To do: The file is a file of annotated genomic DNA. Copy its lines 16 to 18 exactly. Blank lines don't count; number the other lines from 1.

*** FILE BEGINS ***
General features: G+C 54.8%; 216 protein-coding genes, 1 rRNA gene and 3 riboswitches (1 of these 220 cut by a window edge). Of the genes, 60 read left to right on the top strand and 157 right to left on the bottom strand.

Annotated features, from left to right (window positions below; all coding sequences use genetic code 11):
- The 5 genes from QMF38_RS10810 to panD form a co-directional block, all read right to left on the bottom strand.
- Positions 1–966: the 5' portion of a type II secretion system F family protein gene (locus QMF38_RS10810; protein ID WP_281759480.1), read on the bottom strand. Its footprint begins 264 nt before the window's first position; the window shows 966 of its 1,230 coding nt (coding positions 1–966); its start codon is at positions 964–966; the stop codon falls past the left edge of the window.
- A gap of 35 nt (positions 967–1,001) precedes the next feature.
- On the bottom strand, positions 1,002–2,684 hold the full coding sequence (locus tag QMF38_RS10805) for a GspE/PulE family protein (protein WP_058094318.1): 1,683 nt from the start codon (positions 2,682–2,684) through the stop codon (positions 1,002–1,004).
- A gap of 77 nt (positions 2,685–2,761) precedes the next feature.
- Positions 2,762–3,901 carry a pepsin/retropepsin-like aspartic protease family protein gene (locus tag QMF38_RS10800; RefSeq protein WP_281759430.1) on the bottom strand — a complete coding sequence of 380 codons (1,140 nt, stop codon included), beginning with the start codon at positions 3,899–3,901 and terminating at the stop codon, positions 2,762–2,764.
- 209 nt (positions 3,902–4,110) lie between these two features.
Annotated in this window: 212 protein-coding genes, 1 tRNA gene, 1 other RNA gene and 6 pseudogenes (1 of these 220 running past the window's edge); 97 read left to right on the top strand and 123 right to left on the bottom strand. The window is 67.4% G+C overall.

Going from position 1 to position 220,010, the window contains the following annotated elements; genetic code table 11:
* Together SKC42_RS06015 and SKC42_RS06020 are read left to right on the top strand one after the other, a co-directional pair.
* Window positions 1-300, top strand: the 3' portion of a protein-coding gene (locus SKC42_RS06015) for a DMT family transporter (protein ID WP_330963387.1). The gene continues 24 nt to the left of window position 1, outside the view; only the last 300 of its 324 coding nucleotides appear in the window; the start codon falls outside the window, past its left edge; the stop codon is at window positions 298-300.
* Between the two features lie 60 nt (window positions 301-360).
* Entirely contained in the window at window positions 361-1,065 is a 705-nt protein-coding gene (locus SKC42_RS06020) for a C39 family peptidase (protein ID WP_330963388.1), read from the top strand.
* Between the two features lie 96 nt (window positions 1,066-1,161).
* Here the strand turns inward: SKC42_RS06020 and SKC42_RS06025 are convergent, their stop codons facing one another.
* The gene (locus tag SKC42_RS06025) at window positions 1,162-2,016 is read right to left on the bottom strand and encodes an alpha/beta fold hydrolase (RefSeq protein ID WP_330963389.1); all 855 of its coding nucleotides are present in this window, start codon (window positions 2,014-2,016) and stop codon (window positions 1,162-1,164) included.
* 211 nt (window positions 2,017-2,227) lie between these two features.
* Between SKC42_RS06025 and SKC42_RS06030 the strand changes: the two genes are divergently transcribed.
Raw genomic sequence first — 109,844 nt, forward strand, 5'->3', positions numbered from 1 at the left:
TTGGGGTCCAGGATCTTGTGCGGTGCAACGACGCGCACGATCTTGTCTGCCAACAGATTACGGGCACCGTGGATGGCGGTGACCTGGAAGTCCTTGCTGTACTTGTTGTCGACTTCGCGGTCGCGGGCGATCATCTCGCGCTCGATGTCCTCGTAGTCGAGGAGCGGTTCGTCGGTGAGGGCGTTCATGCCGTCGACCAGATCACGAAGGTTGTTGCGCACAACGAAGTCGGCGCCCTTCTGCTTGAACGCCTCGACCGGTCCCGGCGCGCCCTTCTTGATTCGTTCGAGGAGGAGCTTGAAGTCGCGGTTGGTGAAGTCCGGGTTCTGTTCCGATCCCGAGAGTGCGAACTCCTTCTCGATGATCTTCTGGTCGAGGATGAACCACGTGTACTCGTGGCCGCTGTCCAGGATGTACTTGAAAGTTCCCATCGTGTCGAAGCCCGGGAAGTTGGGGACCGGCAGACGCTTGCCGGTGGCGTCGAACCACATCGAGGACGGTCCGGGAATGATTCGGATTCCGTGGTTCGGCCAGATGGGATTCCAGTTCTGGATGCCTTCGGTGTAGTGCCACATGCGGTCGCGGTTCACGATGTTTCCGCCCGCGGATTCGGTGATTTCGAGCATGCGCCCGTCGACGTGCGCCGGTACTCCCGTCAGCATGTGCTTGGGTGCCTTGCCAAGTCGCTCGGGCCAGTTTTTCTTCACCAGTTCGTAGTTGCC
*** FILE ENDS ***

* Between the two features lie 96 nt (window positions 1,066-1,161).
* Here the strand turns inward: SKC42_RS06020 and SKC42_RS06025 are convergent, their stop codons facing one another.
* The gene (locus tag SKC42_RS06025) at window positions 1,162-2,016 is read right to left on the bottom strand and encodes an alpha/beta fold hydrolase (RefSeq protein ID WP_330963389.1); all 855 of its coding nucleotides are present in this window, start codon (window positions 2,014-2,016) and stop codon (window positions 1,162-1,164) included.